AU marks mine awareness day

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Today (4 April) is International Day for Mine Awareness and Assistance in Mine Action, intended worldwide to “serve as a reminder of the danger this weapon that lies buried for years and decades after a war, poses”.

The quote is by Bankole Adeoye, African Union (AU) Commissioner when he addressed the continental body’s peace and security council on Friday.

He noted “AU member states were actively involved” in adopting the Anti-Personnel Mine Ban Treaty in 1997 part of the global effort to address the “devastating effects of anti-personnel mines as an indiscriminate weapon”. Subsequent to the treaty coming into force, the first meeting of countries party to it was held in Maputo, Mozambique, in May 1999 with Nairobi in Kenya hosting the first treaty review conference in December 2004.

This, according to an AU statement, was “in recognition that Africa as a continent was the most affected with landmines”.

Twenty-eight of 29 African countries who declared anti-personnel mine stockpiles have destroyed them.

On the debit side of the ledger, according to the statement, 14 African countries have “successfully cleared” areas contaminated with landmines out of a total of 25. The 2014 anti-personnel mine treaty review conference, also in Maputo, saw a commitment to clear contaminated areas by 2025 – “this shows there is still work to do” according to Adeoye.

This year the United Nations (UN) Mine Action Service (MAS) marks the day under the theme “Safe Ground, Safe Steps, Safe Home.”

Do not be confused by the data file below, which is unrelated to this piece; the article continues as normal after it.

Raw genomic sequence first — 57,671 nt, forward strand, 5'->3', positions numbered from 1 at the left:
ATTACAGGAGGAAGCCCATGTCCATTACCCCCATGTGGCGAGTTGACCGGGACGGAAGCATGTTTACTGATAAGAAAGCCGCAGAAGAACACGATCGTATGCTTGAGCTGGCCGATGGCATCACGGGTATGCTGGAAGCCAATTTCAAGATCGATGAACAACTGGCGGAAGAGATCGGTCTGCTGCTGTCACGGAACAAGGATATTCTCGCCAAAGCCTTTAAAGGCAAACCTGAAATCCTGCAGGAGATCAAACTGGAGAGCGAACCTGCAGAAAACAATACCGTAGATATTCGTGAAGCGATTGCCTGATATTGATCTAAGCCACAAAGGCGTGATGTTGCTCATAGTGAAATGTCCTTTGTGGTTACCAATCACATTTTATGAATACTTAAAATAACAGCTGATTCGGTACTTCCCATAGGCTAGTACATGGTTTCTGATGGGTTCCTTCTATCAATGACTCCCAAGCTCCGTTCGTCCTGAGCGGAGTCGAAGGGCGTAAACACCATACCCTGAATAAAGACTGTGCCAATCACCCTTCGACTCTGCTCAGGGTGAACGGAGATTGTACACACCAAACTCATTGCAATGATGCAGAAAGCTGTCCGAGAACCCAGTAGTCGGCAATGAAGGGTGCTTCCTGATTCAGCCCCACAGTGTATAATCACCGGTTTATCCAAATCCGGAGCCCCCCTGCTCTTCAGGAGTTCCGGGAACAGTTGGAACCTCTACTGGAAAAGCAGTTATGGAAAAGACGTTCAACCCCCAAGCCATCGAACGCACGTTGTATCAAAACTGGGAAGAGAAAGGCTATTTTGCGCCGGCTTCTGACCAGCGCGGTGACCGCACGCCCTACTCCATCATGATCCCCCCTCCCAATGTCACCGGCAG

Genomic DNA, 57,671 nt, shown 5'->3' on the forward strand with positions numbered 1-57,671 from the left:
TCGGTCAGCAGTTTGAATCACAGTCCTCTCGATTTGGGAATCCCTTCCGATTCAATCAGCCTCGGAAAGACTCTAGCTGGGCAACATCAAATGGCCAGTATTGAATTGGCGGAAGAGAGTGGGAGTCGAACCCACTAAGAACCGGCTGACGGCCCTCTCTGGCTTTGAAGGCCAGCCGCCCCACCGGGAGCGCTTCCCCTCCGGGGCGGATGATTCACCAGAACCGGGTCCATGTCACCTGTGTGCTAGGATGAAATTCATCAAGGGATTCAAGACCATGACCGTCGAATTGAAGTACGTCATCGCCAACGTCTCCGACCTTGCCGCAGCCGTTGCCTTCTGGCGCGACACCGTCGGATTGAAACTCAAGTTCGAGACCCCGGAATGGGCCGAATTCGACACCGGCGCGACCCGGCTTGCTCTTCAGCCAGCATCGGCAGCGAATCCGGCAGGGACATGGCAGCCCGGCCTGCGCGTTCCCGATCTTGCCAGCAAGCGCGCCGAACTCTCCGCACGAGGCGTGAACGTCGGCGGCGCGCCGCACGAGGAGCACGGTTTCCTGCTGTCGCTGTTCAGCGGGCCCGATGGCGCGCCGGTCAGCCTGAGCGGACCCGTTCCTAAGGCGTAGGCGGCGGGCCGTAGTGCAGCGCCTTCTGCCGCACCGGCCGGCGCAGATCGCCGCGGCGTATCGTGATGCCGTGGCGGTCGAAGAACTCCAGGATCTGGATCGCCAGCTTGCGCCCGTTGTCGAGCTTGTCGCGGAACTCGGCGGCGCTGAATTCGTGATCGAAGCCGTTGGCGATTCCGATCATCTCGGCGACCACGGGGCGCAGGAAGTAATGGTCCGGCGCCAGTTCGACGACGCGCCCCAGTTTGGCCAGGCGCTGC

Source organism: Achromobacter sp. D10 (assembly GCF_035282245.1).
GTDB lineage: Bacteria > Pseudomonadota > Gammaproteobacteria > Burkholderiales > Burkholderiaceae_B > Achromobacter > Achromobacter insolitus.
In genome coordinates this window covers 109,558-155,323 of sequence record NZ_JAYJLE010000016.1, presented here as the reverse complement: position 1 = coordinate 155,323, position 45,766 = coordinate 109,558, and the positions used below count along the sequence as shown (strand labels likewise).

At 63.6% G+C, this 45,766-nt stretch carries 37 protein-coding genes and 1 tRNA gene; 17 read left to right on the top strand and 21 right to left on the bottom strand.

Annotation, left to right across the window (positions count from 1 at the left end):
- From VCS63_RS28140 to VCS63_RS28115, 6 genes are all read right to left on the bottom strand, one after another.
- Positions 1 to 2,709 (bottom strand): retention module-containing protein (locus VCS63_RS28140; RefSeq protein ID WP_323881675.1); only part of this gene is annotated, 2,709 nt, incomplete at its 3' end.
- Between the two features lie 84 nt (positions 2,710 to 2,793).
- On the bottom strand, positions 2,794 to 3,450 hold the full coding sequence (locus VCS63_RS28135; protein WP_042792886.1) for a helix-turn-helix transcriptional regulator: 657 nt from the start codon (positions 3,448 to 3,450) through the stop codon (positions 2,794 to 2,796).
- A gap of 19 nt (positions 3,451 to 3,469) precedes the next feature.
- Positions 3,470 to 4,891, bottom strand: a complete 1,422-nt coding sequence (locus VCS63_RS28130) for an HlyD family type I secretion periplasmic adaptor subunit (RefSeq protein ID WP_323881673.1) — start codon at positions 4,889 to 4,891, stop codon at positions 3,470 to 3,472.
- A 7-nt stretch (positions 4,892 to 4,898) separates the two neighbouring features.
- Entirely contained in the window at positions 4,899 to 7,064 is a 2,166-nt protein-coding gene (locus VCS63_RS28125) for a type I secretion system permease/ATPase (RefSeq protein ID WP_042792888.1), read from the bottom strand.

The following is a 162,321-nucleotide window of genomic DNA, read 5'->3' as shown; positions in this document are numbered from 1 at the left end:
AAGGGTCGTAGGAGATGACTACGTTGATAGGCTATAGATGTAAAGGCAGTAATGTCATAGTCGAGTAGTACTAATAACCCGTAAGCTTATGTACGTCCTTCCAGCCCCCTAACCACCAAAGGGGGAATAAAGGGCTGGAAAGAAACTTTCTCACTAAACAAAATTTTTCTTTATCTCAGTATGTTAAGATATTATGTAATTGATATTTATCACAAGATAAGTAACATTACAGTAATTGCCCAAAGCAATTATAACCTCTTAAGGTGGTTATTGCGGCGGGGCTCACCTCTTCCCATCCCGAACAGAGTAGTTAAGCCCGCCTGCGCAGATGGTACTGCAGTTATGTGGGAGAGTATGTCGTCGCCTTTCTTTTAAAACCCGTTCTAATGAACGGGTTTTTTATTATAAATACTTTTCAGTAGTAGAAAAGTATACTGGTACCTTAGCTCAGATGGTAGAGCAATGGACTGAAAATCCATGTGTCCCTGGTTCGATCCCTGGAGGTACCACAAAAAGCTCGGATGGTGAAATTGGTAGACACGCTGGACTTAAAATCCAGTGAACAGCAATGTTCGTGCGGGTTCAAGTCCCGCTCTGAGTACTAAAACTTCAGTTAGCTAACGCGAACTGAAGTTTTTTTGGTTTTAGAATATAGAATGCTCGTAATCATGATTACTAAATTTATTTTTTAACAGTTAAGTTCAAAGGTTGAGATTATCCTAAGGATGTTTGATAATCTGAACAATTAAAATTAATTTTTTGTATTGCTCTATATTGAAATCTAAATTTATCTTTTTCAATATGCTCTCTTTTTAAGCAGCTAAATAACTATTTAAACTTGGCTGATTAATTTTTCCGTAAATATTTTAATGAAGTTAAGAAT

The focus is on achievements of the global mine action community, starting with the work of the International Campaign to Ban Landmines (ICBL) – founded in 1992 and awarded the Nobel Peace Prize in 1997 – as well those of UN Member States since the Mine Ban Convention came into force in 1999 and on highlighting work still to be done.

The theme is explained in a UN statement.

“Safe Ground” is the name of the global campaign “turning minefields into playing fields,” launched by the then UN Secretary-General in 2019 with the concept of clearing landmines and other explosive hazards to make development safe.

“Safe Steps” brings attention to trepidation too many people experience when they move about, not knowing if they will detonate an explosive that could maim or kill them, a UN mine awareness day statement has it. “Safe Steps” describes procedures deminers use when approaching contaminated areas and includes application of new technology to safely remove explosive hazards.



“Safe Home” is about restoring personal security of individuals and communities in post-conflict settings. There is no place like home and it is difficult to feel at home without security and community.